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The Return of Brood X

After 17 Years, the Cicadas Are Coming

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17-Year Cicadas Emerge Across Eastern US

17-Year Cicadas Invade Northeast & Midwest

USDA Agricultural Research Service
Updated June 30, 2013
They're back... After a 17-year wait, billions of large, noisy, winged, red-eyed insects known as periodical cicadas will overrun large sections of the eastern United States. The first sign of the cicada emergence will be little mounds or mud turrets that look like miniature volcanoes around the bases of trees. The insects emerge soon after. Also called the 17-year Locust (a misnomer - locusts are actually in the grasshopper family), the periodical cicada requires 17 years to complete its life cycle.

When and Where?
The large cicada outbreak begins around the third week in May in parts of Pennsylvania, Virginia, West Virginia, Maryland, Delaware, New Jersey, western North Carolina, Kentucky, Georgia, Tennessee, Ohio, Indiana and southern Michigan. They're expected to be especially prevalent in the DC Capital Region. The cicada activity will peak between mid-May and mid-June, and the insects will die off about four weeks after first emerging.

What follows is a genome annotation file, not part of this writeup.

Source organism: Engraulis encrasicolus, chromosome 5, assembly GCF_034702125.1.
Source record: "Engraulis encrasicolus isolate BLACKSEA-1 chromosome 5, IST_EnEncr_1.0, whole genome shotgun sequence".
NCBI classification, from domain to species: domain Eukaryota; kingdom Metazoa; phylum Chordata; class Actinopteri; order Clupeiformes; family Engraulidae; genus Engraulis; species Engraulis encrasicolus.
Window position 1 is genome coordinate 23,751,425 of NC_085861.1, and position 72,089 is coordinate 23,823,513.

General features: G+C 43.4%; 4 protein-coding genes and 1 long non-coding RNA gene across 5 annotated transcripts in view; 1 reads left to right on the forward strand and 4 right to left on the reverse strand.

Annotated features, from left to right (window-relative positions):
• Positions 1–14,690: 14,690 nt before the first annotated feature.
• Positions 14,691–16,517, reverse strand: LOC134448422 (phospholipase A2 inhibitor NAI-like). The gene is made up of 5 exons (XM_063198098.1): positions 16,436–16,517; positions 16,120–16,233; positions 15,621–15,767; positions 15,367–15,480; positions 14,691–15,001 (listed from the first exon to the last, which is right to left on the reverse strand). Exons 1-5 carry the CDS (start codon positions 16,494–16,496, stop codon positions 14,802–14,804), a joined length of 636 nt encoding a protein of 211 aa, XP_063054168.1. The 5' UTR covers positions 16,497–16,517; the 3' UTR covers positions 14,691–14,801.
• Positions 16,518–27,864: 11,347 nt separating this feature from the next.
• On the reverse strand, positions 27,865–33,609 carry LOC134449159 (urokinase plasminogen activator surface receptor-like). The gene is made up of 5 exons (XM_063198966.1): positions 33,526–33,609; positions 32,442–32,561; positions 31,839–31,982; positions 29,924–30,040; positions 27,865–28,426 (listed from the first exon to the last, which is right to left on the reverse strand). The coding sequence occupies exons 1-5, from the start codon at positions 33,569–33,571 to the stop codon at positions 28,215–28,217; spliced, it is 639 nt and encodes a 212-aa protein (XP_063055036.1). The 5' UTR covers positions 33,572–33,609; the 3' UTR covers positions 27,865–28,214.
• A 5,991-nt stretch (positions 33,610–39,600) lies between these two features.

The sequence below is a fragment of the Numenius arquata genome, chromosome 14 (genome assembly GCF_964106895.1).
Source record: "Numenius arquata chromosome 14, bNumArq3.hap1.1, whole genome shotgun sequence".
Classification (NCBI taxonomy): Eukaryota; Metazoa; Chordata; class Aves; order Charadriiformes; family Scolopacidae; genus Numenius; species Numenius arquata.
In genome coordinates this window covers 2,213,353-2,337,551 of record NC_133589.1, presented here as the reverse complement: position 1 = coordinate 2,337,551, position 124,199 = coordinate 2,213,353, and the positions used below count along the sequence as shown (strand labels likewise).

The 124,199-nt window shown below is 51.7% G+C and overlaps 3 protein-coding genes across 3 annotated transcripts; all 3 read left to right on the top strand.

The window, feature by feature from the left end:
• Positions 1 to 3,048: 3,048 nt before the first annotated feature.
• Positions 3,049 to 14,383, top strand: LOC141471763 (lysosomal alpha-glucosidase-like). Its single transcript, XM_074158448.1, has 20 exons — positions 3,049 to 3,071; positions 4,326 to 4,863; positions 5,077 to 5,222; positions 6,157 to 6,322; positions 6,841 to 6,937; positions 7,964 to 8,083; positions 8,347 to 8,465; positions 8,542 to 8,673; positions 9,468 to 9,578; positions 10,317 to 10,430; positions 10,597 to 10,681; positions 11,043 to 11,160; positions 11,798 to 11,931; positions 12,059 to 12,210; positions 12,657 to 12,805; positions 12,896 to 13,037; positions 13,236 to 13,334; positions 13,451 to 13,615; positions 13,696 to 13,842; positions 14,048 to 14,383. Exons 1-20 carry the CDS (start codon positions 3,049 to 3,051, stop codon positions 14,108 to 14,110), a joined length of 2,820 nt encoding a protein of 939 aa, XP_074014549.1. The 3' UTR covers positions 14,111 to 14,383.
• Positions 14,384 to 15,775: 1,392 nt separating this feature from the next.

What's the Big Deal?
Often confused with their annual cousins, the Annual or Dogday Cicadas we hear every year around late July and August, Periodical Cicadas emerge in much larger numbers. Literally appearing by the trillions, expect the periodical cicadas to overrun many yards, pelt windows, fly into people, clog storm drains and basically wreak buggy havoc.

Will They Hurt Me?
Although cicadas may give many people the creeps, the bugs won't sting or bite. They may cause vomiting or constipation in dogs, cats and other animals who find the cicadas tasty and injest too many, however.

What Can I Do to Prevent Landscape Damage?
Although cicadas rarely cause major damage to plants, they may harm young or newly-planted hardwood and fruit trees, as the female cicadas make small incisions near the tips of tree branches, where they lay eggs. The branch beyond the incisions often dies.

What's Brood X?
The 17-year cicada (Magicicada sp.) is the largest of the various cicada populations, so it is referred to as Brood X, or the Big Brood. Other cicada broods have different cycles, and are not as intensely populated.

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